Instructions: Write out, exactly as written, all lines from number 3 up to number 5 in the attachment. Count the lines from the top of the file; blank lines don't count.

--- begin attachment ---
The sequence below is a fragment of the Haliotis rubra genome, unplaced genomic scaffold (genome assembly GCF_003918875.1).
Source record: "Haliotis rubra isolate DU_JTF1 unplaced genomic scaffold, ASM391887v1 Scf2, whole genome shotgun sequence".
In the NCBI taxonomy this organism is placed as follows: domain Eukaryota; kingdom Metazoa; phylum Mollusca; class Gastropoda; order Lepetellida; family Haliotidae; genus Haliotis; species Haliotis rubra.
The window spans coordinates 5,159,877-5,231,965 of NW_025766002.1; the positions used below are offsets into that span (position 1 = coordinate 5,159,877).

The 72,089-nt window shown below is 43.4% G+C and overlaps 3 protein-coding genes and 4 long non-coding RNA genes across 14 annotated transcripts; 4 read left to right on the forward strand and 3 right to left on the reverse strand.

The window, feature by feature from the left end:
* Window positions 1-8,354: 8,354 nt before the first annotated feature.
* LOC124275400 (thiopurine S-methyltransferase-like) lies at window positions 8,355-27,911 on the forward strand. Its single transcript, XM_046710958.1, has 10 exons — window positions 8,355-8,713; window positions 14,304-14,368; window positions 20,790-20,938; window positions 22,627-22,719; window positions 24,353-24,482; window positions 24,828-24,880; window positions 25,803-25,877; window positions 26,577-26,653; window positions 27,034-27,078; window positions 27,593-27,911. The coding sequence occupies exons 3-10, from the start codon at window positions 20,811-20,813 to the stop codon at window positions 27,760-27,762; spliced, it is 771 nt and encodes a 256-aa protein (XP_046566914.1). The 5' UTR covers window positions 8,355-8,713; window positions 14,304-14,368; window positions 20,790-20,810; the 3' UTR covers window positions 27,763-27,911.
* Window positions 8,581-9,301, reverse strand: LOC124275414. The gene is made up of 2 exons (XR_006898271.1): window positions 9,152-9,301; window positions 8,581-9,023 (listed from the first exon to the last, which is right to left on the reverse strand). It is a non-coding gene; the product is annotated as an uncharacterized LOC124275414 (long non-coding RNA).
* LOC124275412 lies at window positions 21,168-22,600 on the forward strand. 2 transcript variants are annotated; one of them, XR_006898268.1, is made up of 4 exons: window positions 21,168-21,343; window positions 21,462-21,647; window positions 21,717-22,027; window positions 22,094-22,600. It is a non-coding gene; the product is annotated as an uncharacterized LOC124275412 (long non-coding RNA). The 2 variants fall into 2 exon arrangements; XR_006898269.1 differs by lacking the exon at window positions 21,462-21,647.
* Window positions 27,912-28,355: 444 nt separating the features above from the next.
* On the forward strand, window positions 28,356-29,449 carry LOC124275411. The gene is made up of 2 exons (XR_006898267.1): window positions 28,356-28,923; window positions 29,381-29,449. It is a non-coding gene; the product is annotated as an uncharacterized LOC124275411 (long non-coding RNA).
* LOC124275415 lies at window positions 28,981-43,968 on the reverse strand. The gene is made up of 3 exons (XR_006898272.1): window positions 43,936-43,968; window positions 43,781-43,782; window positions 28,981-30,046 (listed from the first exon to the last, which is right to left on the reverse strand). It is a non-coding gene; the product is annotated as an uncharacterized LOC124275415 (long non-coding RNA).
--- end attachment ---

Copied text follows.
In the NCBI taxonomy this organism is placed as follows: domain Eukaryota; kingdom Metazoa; phylum Mollusca; class Gastropoda; order Lepetellida; family Haliotidae; genus Haliotis; species Haliotis rubra.
The window spans coordinates 5,159,877-5,231,965 of NW_025766002.1; the positions used below are offsets into that span (position 1 = coordinate 5,159,877).

The 72,089-nt window shown below is 43.4% G+C and overlaps 3 protein-coding genes and 4 long non-coding RNA genes across 14 annotated transcripts; 4 read left to right on the forward strand and 3 right to left on the reverse strand.